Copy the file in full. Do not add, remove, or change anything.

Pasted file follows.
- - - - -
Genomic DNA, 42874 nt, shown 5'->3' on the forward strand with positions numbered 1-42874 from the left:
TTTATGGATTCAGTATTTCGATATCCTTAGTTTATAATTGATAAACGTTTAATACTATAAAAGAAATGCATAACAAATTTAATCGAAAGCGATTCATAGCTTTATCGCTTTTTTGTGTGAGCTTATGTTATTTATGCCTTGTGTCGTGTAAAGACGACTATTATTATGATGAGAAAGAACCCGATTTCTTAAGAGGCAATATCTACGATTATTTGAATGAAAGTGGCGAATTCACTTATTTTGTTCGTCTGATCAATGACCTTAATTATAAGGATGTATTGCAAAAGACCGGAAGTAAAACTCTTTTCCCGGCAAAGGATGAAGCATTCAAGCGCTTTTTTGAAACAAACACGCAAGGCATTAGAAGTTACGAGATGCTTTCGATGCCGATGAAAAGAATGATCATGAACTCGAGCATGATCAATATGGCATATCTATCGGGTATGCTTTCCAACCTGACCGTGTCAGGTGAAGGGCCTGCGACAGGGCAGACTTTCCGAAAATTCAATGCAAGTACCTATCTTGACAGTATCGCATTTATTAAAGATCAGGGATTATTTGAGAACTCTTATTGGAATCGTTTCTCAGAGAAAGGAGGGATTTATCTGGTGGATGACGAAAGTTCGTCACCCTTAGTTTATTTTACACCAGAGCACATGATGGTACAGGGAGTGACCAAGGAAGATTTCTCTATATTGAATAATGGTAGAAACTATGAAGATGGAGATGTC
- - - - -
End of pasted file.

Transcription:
Genomic DNA, 42874 nt, shown 5'->3' on the forward strand with positions numbered 1-42874 from the left:
TTTATGGATTCAGTATTTCGATATCCTTAGTTTATAATTGATAAACGTTTAATACTATAAAAGAAATGCATAACAAATTTAATCGAAAGCGATTCATAGCTTTATCGCTTTTTTGTGTGAGCTTATGTTATTTATGCCTTGTGTCGTGTAAAGACGACTATTATTATGATGAGAAAGAACCCGATTTCTTAAGAGGCAATATCTACGATTATTTGAATGAAAGTGGCGAATTCACTTATTTTGTTCGTCTGATCAATGACCTTAATTATAAGGATGTATTGCAAAAGACCGGAAGTAAAACTCTTTTCCCGGCAAAGGATGAAGCATTCAAGCGCTTTTTTGAAACAAACACGCAAGGCATTAGAAGTTACGAGATGCTTTCGATGCCGATGAAAAGAATGATCATGAACTCGAGCATGATCAATATGGCATATCTATCGGGTATGCTTTCCAACCTGACCGTGTCAGGTGAAGGGCCTGCGACAGGGCAGACTTTCCGAAAATTCAATGCAAGTACCTATCTTGACAGTATCGCATTTATTAAAGATCAGGGATTATTTGAGAACTCTTATTGGAATCGTTTCTCAGAGAAAGGAGGGATTTATCTGGTGGATGACGAAAGTTCGTCACCCTTAGTTTATTTTACACCAGAGCACATGATGGTACAGGGAGTGACCAAGGAAGATTTCTCTATATTGAATAATGGTAGAAACTATGAAGATGGAGATGTC